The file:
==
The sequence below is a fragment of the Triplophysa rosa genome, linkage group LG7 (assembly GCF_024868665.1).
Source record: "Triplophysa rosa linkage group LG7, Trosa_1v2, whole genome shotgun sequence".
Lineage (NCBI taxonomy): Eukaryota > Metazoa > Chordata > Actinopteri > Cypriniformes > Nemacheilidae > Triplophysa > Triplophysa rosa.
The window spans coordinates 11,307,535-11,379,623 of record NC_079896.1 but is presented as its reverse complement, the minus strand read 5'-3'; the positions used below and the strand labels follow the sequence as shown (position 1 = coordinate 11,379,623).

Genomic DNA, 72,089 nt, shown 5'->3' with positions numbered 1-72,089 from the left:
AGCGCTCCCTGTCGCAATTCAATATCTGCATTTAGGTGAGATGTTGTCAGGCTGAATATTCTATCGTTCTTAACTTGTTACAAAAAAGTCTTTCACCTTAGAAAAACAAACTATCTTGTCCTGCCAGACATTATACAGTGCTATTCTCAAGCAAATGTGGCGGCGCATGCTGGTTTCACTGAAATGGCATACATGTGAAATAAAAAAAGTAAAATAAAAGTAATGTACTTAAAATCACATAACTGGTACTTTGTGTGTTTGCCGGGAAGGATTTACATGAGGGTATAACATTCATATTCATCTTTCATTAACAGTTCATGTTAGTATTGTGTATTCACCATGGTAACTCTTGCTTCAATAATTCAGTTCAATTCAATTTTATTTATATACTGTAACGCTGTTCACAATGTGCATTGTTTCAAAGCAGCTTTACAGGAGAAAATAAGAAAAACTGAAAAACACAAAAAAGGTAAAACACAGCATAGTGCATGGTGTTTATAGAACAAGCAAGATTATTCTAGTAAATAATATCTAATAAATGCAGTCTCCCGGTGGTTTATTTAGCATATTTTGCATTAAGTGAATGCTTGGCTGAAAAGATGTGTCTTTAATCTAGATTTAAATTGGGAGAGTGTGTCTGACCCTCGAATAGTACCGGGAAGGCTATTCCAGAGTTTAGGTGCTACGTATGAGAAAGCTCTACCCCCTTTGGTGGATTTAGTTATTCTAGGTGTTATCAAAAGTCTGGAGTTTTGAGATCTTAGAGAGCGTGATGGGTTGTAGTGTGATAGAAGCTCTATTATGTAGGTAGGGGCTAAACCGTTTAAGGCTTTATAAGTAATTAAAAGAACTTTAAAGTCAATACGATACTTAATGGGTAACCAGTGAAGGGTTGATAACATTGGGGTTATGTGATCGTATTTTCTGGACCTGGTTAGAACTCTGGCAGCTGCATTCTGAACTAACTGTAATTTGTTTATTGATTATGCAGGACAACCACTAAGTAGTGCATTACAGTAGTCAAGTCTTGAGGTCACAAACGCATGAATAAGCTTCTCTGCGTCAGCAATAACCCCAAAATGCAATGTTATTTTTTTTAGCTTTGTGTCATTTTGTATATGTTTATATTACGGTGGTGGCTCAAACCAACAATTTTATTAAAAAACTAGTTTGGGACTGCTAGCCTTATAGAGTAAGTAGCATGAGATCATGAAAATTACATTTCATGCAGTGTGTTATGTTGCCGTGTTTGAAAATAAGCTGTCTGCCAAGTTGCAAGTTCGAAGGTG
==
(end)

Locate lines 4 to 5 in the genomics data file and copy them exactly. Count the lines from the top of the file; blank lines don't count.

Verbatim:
The window spans coordinates 11,307,535-11,379,623 of record NC_079896.1 but is presented as its reverse complement, the minus strand read 5'-3'; the positions used below and the strand labels follow the sequence as shown (position 1 = coordinate 11,379,623).

Genomic DNA, 72,089 nt, shown 5'->3' with positions numbered 1-72,089 from the left: